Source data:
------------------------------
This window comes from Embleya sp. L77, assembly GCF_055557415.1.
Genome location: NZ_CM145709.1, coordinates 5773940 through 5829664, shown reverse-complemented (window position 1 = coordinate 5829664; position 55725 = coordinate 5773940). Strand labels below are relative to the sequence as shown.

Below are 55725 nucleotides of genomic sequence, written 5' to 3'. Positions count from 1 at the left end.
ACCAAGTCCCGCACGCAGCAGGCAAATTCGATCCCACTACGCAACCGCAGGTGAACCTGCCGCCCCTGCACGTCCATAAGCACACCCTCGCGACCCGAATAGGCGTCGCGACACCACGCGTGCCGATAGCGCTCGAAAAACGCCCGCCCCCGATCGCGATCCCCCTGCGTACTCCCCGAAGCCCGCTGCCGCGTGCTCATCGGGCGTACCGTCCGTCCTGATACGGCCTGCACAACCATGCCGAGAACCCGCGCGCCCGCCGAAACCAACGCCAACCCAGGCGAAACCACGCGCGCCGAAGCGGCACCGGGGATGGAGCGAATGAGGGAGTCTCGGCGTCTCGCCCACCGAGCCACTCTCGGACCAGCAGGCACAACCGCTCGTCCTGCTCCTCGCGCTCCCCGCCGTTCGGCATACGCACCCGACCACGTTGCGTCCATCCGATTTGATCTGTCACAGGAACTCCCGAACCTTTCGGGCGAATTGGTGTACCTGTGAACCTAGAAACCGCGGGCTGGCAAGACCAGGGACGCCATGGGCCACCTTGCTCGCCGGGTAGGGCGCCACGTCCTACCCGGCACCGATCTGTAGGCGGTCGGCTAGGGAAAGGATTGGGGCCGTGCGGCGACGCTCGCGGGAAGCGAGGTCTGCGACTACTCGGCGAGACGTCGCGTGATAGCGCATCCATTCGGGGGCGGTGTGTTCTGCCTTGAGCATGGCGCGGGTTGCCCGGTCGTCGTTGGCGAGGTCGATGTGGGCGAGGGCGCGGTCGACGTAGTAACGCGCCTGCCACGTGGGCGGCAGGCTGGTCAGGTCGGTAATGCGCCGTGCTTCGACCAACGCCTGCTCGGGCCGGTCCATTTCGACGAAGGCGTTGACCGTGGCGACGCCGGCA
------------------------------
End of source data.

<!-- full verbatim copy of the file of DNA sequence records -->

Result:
This window comes from Embleya sp. L77, assembly GCF_055557415.1.
Genome location: NZ_CM145709.1, coordinates 5773940 through 5829664, shown reverse-complemented (window position 1 = coordinate 5829664; position 55725 = coordinate 5773940). Strand labels below are relative to the sequence as shown.

Below are 55725 nucleotides of genomic sequence, written 5' to 3'. Positions count from 1 at the left end.
ACCAAGTCCCGCACGCAGCAGGCAAATTCGATCCCACTACGCAACCGCAGGTGAACCTGCCGCCCCTGCACGTCCATAAGCACACCCTCGCGACCCGAATAGGCGTCGCGACACCACGCGTGCCGATAGCGCTCGAAAAACGCCCGCCCCCGATCGCGATCCCCCTGCGTACTCCCCGAAGCCCGCTGCCGCGTGCTCATCGGGCGTACCGTCCGTCCTGATACGGCCTGCACAACCATGCCGAGAACCCGCGCGCCCGCCGAAACCAACGCCAACCCAGGCGAAACCACGCGCGCCGAAGCGGCACCGGGGATGGAGCGAATGAGGGAGTCTCGGCGTCTCGCCCACCGAGCCACTCTCGGACCAGCAGGCACAACCGCTCGTCCTGCTCCTCGCGCTCCCCGCCGTTCGGCATACGCACCCGACCACGTTGCGTCCATCCGATTTGATCTGTCACAGGAACTCCCGAACCTTTCGGGCGAATTGGTGTACCTGTGAACCTAGAAACCGCGGGCTGGCAAGACCAGGGACGCCATGGGCCACCTTGCTCGCCGGGTAGGGCGCCACGTCCTACCCGGCACCGATCTGTAGGCGGTCGGCTAGGGAAAGGATTGGGGCCGTGCGGCGACGCTCGCGGGAAGCGAGGTCTGCGACTACTCGGCGAGACGTCGCGTGATAGCGCATCCATTCGGGGGCGGTGTGTTCTGCCTTGAGCATGGCGCGGGTTGCCCGGTCGTCGTTGGCGAGGTCGATGTGGGCGAGGGCGCGGTCGACGTAGTAACGCGCCTGCCACGTGGGCGGCAGGCTGGTCAGGTCGGTAATGCGCCGTGCTTCGACCAACGCCTGCTCGGGCCGGTCCATTTCGACGAAGGCGTTGACCGTGGCGACGCCGGCA